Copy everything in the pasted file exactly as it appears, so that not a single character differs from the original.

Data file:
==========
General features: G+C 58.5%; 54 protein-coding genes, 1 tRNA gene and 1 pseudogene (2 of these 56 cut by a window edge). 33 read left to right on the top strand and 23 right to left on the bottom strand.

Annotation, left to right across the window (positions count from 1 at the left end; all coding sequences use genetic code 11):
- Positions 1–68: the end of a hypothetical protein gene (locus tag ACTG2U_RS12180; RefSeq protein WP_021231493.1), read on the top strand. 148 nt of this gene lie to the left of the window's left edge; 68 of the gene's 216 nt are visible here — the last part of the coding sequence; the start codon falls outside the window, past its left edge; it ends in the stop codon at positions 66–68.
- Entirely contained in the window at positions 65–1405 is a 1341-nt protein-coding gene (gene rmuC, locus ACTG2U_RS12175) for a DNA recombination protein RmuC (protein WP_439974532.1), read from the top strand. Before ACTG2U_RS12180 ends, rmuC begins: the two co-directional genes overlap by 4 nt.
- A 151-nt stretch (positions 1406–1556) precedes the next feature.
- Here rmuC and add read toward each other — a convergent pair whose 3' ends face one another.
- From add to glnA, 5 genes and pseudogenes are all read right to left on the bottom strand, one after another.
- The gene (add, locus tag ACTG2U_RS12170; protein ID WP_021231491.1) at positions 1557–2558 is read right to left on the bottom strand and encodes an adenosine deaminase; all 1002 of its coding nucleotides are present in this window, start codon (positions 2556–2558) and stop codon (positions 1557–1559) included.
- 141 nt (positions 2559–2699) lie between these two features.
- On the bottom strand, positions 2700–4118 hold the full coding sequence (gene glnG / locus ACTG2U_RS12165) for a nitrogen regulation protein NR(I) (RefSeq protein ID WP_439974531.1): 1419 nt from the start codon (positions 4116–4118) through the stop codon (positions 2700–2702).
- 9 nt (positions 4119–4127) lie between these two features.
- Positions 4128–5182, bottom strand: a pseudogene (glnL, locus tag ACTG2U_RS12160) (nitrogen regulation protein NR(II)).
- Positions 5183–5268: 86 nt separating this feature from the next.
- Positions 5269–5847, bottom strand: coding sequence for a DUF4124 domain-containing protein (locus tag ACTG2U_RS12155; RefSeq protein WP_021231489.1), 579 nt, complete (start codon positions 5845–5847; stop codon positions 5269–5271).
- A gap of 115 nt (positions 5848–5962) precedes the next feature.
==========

General features: G+C 58.5%; 54 protein-coding genes, 1 tRNA gene and 1 pseudogene (2 of these 56 cut by a window edge). 33 read left to right on the top strand and 23 right to left on the bottom strand.

Annotation, left to right across the window (positions count from 1 at the left end; all coding sequences use genetic code 11):
- Positions 1–68: the end of a hypothetical protein gene (locus tag ACTG2U_RS12180; RefSeq protein WP_021231493.1), read on the top strand. 148 nt of this gene lie to the left of the window's left edge; 68 of the gene's 216 nt are visible here — the last part of the coding sequence; the start codon falls outside the window, past its left edge; it ends in the stop codon at positions 66–68.
- Entirely contained in the window at positions 65–1405 is a 1341-nt protein-coding gene (gene rmuC, locus ACTG2U_RS12175) for a DNA recombination protein RmuC (protein WP_439974532.1), read from the top strand. Before ACTG2U_RS12180 ends, rmuC begins: the two co-directional genes overlap by 4 nt.
- A 151-nt stretch (positions 1406–1556) precedes the next feature.
- Here rmuC and add read toward each other — a convergent pair whose 3' ends face one another.
- From add to glnA, 5 genes and pseudogenes are all read right to left on the bottom strand, one after another.
- The gene (add, locus tag ACTG2U_RS12170; protein ID WP_021231491.1) at positions 1557–2558 is read right to left on the bottom strand and encodes an adenosine deaminase; all 1002 of its coding nucleotides are present in this window, start codon (positions 2556–2558) and stop codon (positions 1557–1559) included.
- 141 nt (positions 2559–2699) lie between these two features.
- On the bottom strand, positions 2700–4118 hold the full coding sequence (gene glnG / locus ACTG2U_RS12165) for a nitrogen regulation protein NR(I) (RefSeq protein ID WP_439974531.1): 1419 nt from the start codon (positions 4116–4118) through the stop codon (positions 2700–2702).
- 9 nt (positions 4119–4127) lie between these two features.
- Positions 4128–5182, bottom strand: a pseudogene (glnL, locus tag ACTG2U_RS12160) (nitrogen regulation protein NR(II)).
- Positions 5183–5268: 86 nt separating this feature from the next.
- Positions 5269–5847, bottom strand: coding sequence for a DUF4124 domain-containing protein (locus tag ACTG2U_RS12155; RefSeq protein WP_021231489.1), 579 nt, complete (start codon positions 5845–5847; stop codon positions 5269–5271).
- A gap of 115 nt (positions 5848–5962) precedes the next feature.